Tucson chief approved – barely – to lead Customs and Border Protection

click to enlarge Tucson Police Chief Chris Magnus, right, is introduced by Sen. Mark Kelly, D-Ariz., at the beginning of Senate Finance Committee hearing to consider Magnus' nomination to be the next commissioner of Customs and Border Protection. - GENESIS SANDOVAL, CRONKITE NEWS
Genesis Sandoval, Cronkite News
Tucson Police Chief Chris Magnus, right, is introduced by Sen. Mark Kelly, D-Ariz., at the beginning of Senate Finance Committee hearing to consider Magnus' nomination to be the next commissioner of Customs and Border Protection.

WASHINGTON – The Senate voted by the slimmest of margins this week to make Tucson Police Chief Chris Magnus the next commissioner of Customs and Border Protection, confirming his appointment almost eight months after he was first nominated by President Joe Biden.

The 50-47 vote Tuesday came with just one Republican, Sen. Susan Collins of Maine, joining 49 Democrats to approve the nomination. Despite the lopsided vote, Sen. Mark Kelly, D-Ariz., welcomed what he called the bipartisan confirmation of Magnus to take over at a challenging time for the agency.

“Chris Magnus brings experience and understanding of Southern Arizona that will be important for his new role leading CBP as we continue working to secure the border, upgrade our ports of entry, and ensure a more orderly and humane process at the border that doesn’t fall on Arizona communities,” Kelly said in a prepared statement.

But critics called Magnus the “wrong man at the wrong time” for CBP, which reported a record 1.7 million migrant encounters at the southwest border in fiscal 2021.

Republicans in his Senate Finance Committee nomination hearing in October repeatedly tried to get Magnus to call the border situation a “crisis,” which he declined to do.

While he called the border situation “one of the most serious problems that we face right now,” Magnus said he wanted to spend time working to fix a broken system and “a little less time debating what the terminology is.”

GOP senators also pointed to a Magnus opinion piece in the New York Times in 2017 opposing a Trump administration proposal that would have withheld federal funding from immigration “sanctuary cities,” a move Magnus said then, and during his hearing, would threaten local public safety.

Magnus also came under fire for his criticism of then-President Donald Trump’s decision to send Department of Homeland Security officers into Portland, Oregon, to protect the federal courthouse there during the 2020 protests, a deployment that state and local officials had also opposed. None of those positions assuaged opponents of his nomination.

“As the Border Patrol is overwhelmed with record numbers of people crossing our border illegally – compounded by vast amounts of lethal drugs being smuggled into our country – the men and women who serve in that agency deserve a leader who will provide them with the proper support and resources they need to protect the American people,” said a statement from Dan Stein, president of the Federation for American Immigration Reform. “Chris Magnus is most assuredly not that guy.”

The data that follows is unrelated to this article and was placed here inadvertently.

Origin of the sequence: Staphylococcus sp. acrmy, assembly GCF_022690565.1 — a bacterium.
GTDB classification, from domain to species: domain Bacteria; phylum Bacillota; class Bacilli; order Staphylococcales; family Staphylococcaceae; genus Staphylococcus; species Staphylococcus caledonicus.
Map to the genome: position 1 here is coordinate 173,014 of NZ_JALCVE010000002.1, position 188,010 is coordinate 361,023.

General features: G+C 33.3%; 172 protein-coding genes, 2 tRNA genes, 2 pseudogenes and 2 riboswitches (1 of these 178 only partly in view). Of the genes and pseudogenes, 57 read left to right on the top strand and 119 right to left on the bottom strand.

But Magnus also said at his hearing that requiring COVID-19 vaccinations for immigrants was reasonable, and that a border wall made sense in certain parts of the border if it was paired with necessary technology to secure the border.

He vowed to fight for agency funding. And he also pledged to work with senators and to make sure that “customs and trade aspect of the agency” do not get short shrift, working to stem drug trafficking and enforce trade laws, with a particular focus on halting the importation of goods made with forced labor.

Democrats on the committee, like Sen. Ron Wyden, D-Ore., praised Magnus’ experience and his focus on the broad scope of the job, as well as his belief that “enforcing our immigration laws and treating people humanely are not mutually exclusive.”

Magnus has spent more than 40 years in public safety, and started as a police officer in his home state of Michigan before becoming chief in Fargo, North Dakota, and then in Richmond, California. He was named chief in Tucson in 2016.

Magnus resigned his Tucson job after the confirmation vote, and the Tucson City Council moved Tuesday to replace him with Deputy Chief Chad Kasmar.

Magnus leaves a department with about 1,100 employees to oversee the more than 60,000 workers in CBP, one of the largest agencies in the federal government.

But supporters like Rep. Raul Grijalva, D-Tucson, said he is up to the job and welcomed his confirmation. Grijalva pointed to Magnus’ decades of law enforcement experience and his dedication to “more transparent, accountable, humane and evidence-based” policies for the agency.

“We entrust you to right a ship that steered off course under the previous administration, put an end to failed Trump-era border policies, and reshape the agency to reflect our values,” Grijalva tweeted Wednesday. “I look forward to continue our shared work to ensure that our communities along the border in Arizona and across the country remain safe, welcoming and prosperous.”